Defendants moved to dismiss this case for lack of subject matter jurisdiction and for failure to state a claim upon which relief can be granted. Plaintiff bears the burden of establishing that the Court has subject matter jurisdiction. See, e.g., Stock West, Inc. v. Confederated Tribes, 873 F.2d 1221, 1225 (9th Cir. 1989). In evaluating a 12(b)(6) motion, the Court must liberally construe the complaint in favor of the plaintiff and take its factual allegations as true. Sanders v. Brown, 504 F.3d 903, 910 (9th Cir. 2007). "[W]hen allegations in a complaint, however true, could not raise a claim of entitlement to relief, this basic deficiency should be exposed at the point of minimum expenditure of time and money by the parties and the court." Bell Atlantic Corp. v. Twombly, 550 U.S. 544, 558, 127 S.Ct. 1955, 167 L.Ed.2d 929 (2007) (internal citation and quotation omitted).


         Defendant United States of America argues that the Court should deny Plaintiff leave to amend his FAC because his proposed claims are barred and allowing him to amend would be futile. Defendant's Response in opposition of Plaintiff s Motion makes essentially the same argument made in its pending motion to dismiss, namely, that this Court lacks subject matter jurisdiction over Plaintiff's claims. Defendant further argues that Plaintiff's proposed FTCA claims are barred by the postal-matter exception to the FTCA, and that even if Plaintiff's proposed FTCA claims were proper, they cannot be brought against the USPS or the individual Defendants. Dkt. # 35. Defendant contends that further amendment would be futile based on its argument that Plaintiffs FAC should be dismissed and that the proposed amendments would merely be adding claims that are also barred.

         In enacting the Postal Accountability and Enforcement Act of 2006 ("PAEA"), Congress gave jurisdiction to the Postal Regulatory Commission ("PRC") to hear complaints regarding postal rates and services. The PAEA provides a detailed procedure by which an interested party may lodge a complaint with the PRC. 39 U.S.C. § 3662. After those procedures have been followed, the party may file a petition for review with the United States Court of Appeals for the District of Columbia. 39 U.S.C. § 3663. The PAEA provides that district courts have jurisdiction to enforce, and to enjoin and restrain the USPS from violating, any order issued by the PRC. 39 U.S.C. § 3664. Read together, these provisions demonstrate that this Court lacks jurisdiction to consider service-related complaints in the first instance. McDermott v. Potter, No. C09-0776RSL, 2009 WL 2971585, at *3 (W.D. Wash. Sept. 11, 2009), affdsub nom. McDermott v. Donahue, 408 Fed.Appx. 51 (9th Cir. 2011); see also LeMay v. United States Postal Serv., 450 F.3d 797, 801 (8th Cir. 2006) (finding that the PRC has exclusive jurisdiction over complaints about unsatisfactory service). Plaintiff's claims are based on his allegations that Defendants improperly placed a "dog hold" on his home mail delivery service, returned his mail to sender, and temporarily suspended his home delivery service. These are clearly service-related complaints, therefore this Court does not have jurisdiction over them[2].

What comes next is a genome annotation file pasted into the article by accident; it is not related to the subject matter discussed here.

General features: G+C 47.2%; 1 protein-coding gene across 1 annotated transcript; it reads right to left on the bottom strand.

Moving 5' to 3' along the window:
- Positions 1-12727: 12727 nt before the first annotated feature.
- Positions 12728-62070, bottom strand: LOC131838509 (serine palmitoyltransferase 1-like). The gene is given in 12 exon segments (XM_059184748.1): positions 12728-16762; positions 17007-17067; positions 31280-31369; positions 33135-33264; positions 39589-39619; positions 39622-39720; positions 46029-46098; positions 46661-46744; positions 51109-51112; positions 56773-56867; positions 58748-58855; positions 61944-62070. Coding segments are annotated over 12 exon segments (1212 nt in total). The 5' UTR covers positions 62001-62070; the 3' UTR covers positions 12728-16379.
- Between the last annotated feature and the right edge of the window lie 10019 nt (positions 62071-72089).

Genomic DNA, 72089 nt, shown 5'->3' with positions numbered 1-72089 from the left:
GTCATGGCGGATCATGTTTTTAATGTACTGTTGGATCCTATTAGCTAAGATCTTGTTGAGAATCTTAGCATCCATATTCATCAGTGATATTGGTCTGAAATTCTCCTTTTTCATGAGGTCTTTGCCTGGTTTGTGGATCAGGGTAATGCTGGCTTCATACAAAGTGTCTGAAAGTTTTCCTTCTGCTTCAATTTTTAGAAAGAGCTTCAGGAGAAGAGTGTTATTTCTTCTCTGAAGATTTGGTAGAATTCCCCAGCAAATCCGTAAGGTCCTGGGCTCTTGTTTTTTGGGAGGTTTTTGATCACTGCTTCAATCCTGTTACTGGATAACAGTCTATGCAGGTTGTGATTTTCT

Plaintiff argues that he alleges violations of his First, Fourth and Fifth Amendment rights and tort claims pursuant to the FTCA, and as such, the Postal Regulatory Commission has no jurisdiction over them. Plaintiff alleges that Voisine, in the course of her employment as a USPS mail carrier, improperly issued a "dog hold" on Plaintiff's mail and stopped his home mail delivery until Plaintiff moved his mailbox to a different location. Plaintiff argues that these actions constitute a violation of his First Amendment rights, but provides no legal authority or persuasive argument that Plaintiff has a constitutional right to have mail delivered to a mailbox located at a particular location at his home. While it is undisputed that certain restrictions upon the use of the mail system can implicate the First Amendment, Plaintiff fails to establish that his use of the mail system was restricted to any significant degree, only that he was ...